Members of the UNL community who were featured in award announcements between May 29 and June 18 include faculty Mathias Schubert and Janos Zempleni, and students Drew Conley, Julia Moore and Tshui Mum Ha.
The UNL speech and debate team finished its 144th season as one of two teams to earn top 10 finishes at two national tournaments.
A National Science Foundation grant will fund a new summer research program at UNL led by Kirk Dombrowski (pictured) that aims to train the next generation of scientists in both minority health disparities and social network analysis.
In his new book, “Gambling with the Myth of the American Dream,” UNL scholar Aaron Duncan explores how changes in society have also given way to a significant rise in gambling – a boom, he says, that’s not going bust anytime soon.
Alfano named American Academy of Microbiology Fellow; Braithwaite, Griep earn awards; Madsen finalist for set design honor
A student project to impact the common good is flowing into water fountain improvements on City Campus. The work, a collaboration between Facilities Management and Planning and students in a class led by Damien Pfister, will result in repairs to 35 fountains in academic buildings by March 6.
Often, there is a lag between when a student learns something in the classroom and when he or she can put those skills into practice. But communication studies graduate student Joshua Ewalt has turned that notion on its head. Inspired by events in Ferguson, Mo., Ewalt's class will host a panel discussion Nov. 5 exploring opinions on issues of violence in the United States.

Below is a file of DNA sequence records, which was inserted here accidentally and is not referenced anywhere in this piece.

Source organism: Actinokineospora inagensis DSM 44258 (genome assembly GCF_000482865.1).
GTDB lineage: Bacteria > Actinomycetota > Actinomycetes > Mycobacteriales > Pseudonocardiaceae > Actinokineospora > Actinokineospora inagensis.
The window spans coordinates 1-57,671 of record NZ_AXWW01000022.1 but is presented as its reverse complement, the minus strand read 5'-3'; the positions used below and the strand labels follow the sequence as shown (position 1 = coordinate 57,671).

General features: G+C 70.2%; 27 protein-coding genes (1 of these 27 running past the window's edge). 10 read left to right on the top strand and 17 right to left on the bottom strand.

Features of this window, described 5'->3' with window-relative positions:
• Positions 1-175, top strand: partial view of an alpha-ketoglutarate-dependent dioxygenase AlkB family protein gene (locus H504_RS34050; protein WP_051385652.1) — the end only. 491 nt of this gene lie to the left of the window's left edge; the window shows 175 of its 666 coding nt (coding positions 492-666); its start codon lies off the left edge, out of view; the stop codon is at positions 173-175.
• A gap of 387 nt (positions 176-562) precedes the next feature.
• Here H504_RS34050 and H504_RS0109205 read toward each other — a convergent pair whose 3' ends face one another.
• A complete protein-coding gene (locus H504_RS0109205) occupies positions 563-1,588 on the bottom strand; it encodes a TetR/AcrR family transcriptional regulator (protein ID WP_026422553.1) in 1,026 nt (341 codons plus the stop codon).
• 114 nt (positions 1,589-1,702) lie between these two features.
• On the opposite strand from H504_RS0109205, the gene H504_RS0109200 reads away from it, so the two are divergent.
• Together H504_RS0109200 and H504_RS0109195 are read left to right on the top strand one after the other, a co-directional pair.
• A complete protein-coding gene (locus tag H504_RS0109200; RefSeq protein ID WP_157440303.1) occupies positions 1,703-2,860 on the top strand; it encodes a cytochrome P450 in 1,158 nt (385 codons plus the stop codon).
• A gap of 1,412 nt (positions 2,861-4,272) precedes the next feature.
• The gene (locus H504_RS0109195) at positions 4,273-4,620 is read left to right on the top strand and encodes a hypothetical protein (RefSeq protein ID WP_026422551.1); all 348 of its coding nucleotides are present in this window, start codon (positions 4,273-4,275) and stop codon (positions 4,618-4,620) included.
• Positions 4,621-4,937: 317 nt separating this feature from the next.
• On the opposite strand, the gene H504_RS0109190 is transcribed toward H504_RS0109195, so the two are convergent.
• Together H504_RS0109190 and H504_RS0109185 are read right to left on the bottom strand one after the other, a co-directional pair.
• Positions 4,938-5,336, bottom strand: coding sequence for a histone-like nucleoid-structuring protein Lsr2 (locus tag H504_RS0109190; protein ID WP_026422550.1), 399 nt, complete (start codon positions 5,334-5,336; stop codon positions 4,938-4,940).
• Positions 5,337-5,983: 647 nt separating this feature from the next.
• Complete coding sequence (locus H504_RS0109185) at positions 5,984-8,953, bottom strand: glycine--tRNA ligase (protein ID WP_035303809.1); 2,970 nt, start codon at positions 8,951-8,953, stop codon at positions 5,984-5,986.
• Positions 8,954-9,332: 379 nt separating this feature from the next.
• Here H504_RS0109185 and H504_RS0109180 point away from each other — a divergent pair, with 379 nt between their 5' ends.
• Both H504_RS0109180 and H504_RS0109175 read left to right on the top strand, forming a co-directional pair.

In his new book, UNL's Damien Pfister traces the early beginnings of bloggers' political power. The publication, which will be released Nov. 17, features three case studies that demonstrate how bloggers have fundamentally changed the course of political and public discourse.
For the second year, a grant from the U.S. State Department will allow a group of African students to study at UNL in a Study of the United States Institute on Civic Engagement. The students will spend four weeks in Lincoln learning about United States history, government, democracy and community service, while also interacting with community leaders and state lawmakers.
For nine years, Charles Braithwaite and his UNL students have been interacting with counterparts in Russia – but only through audio and video beamed over the Internet. In September, he’ll turn the tables as he teaches his popular Global Classroom curriculum from Tyumen State University in western Siberia.